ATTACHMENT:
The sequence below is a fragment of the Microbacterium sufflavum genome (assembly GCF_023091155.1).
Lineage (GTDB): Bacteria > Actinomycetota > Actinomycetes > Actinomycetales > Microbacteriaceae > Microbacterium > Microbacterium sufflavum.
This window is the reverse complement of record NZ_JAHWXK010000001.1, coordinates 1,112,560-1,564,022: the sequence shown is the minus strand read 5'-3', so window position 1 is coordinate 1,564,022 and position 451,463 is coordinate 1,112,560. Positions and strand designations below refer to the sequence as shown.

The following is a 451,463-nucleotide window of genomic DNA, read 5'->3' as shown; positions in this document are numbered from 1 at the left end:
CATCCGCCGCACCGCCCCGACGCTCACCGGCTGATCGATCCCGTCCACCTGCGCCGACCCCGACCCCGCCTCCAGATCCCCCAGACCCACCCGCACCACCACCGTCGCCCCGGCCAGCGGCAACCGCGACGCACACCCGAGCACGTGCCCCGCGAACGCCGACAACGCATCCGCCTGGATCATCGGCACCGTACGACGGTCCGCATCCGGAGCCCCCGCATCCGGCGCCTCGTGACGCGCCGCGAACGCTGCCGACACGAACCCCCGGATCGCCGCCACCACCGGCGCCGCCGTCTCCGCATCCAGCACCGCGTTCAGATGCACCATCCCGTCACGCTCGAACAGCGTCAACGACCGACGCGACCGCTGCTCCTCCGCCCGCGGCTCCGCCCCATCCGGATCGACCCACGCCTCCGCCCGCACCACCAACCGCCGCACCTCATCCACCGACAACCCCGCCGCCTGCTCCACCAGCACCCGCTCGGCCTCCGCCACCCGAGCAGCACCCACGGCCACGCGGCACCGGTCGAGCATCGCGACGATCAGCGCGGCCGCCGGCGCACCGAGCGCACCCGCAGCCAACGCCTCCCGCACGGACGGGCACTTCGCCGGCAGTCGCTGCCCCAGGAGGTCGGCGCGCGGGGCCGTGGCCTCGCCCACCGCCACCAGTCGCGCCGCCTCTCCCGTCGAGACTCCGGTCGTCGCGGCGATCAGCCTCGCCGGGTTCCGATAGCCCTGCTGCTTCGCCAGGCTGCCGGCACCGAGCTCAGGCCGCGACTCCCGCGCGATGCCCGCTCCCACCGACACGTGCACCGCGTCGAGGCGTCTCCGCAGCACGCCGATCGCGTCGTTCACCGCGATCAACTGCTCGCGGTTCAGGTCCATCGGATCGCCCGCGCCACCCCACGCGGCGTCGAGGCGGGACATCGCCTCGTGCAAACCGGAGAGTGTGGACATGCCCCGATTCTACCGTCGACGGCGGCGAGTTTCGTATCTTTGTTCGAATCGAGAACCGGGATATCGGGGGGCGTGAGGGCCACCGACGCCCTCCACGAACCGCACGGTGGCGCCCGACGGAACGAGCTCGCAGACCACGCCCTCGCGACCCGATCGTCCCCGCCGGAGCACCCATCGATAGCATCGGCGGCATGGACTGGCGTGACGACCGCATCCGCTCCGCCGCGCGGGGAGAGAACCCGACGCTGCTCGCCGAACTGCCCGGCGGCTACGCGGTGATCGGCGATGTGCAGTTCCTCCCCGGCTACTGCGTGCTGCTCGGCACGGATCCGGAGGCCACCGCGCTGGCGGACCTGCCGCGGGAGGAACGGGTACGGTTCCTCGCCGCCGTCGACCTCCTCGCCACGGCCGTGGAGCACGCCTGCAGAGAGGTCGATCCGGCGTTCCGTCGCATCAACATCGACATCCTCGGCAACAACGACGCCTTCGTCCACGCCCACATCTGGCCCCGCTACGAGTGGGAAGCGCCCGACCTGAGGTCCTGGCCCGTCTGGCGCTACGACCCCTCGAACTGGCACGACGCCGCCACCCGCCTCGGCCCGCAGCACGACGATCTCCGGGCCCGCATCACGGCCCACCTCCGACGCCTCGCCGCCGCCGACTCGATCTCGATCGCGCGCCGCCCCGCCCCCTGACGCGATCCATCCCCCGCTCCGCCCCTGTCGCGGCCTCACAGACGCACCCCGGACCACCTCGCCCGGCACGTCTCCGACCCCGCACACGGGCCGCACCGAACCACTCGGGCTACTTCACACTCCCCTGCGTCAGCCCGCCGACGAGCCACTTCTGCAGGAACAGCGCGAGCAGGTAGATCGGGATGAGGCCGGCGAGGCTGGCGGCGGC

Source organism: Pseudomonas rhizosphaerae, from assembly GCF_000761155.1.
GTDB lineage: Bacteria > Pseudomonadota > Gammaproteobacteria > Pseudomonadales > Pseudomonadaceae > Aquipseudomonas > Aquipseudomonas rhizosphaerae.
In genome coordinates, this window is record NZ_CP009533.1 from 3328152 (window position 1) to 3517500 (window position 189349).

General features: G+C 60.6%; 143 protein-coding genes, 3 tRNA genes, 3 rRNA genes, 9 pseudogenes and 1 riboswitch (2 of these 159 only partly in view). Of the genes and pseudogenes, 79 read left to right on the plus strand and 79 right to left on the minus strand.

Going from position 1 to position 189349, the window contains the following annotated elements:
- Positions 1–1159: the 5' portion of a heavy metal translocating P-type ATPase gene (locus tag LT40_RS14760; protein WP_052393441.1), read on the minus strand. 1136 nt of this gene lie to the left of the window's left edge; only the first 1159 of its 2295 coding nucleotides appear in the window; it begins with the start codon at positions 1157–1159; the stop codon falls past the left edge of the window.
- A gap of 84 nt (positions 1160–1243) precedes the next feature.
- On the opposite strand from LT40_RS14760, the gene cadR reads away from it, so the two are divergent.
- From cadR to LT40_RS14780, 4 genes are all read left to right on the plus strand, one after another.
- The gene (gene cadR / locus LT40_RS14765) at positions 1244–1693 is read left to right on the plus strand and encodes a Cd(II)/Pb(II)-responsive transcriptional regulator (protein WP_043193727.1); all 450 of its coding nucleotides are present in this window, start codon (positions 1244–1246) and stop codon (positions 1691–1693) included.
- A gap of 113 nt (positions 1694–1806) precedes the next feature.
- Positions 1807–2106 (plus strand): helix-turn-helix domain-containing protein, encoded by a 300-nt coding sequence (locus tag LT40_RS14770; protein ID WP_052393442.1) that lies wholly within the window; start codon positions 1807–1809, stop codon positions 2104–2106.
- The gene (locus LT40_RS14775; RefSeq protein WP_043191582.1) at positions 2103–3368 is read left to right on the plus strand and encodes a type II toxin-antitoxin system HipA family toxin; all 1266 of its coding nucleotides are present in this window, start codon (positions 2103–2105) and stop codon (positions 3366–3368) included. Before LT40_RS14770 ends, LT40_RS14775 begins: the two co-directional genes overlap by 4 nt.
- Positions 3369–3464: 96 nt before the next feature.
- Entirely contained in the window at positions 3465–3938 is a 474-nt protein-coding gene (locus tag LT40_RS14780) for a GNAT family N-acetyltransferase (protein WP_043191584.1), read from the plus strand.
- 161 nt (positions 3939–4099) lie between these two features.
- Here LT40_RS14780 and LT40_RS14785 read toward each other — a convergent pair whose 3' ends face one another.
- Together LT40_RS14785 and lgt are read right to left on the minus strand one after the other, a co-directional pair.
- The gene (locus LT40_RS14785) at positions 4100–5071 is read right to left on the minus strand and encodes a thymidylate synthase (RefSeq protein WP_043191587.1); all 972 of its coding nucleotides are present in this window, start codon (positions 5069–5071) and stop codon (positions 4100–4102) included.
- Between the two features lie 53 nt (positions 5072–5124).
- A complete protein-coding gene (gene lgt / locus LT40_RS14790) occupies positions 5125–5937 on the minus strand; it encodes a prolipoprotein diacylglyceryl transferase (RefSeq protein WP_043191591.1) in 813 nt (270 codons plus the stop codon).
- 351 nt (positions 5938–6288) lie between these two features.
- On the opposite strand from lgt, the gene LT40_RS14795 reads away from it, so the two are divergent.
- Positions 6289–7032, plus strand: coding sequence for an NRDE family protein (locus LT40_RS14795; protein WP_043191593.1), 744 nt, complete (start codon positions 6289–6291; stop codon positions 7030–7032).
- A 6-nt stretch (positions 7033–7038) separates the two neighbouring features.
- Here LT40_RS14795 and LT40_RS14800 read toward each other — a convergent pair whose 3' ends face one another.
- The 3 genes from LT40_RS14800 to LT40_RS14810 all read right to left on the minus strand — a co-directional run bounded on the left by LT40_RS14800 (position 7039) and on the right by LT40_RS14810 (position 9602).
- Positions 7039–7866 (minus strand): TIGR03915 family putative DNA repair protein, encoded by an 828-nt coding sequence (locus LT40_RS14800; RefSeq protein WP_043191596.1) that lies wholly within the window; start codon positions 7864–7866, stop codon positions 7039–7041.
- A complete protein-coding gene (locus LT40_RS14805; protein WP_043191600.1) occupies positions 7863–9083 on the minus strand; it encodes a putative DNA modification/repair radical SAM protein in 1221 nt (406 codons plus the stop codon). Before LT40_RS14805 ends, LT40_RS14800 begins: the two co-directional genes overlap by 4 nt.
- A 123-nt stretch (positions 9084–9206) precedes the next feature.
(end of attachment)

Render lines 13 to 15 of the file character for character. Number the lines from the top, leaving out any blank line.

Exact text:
- On the opposite strand from LT40_RS14760, the gene cadR reads away from it, so the two are divergent.
- From cadR to LT40_RS14780, 4 genes are all read left to right on the plus strand, one after another.
- The gene (gene cadR / locus LT40_RS14765) at positions 1244–1693 is read left to right on the plus strand and encodes a Cd(II)/Pb(II)-responsive transcriptional regulator (protein WP_043193727.1); all 450 of its coding nucleotides are present in this window, start codon (positions 1244–1246) and stop codon (positions 1691–1693) included.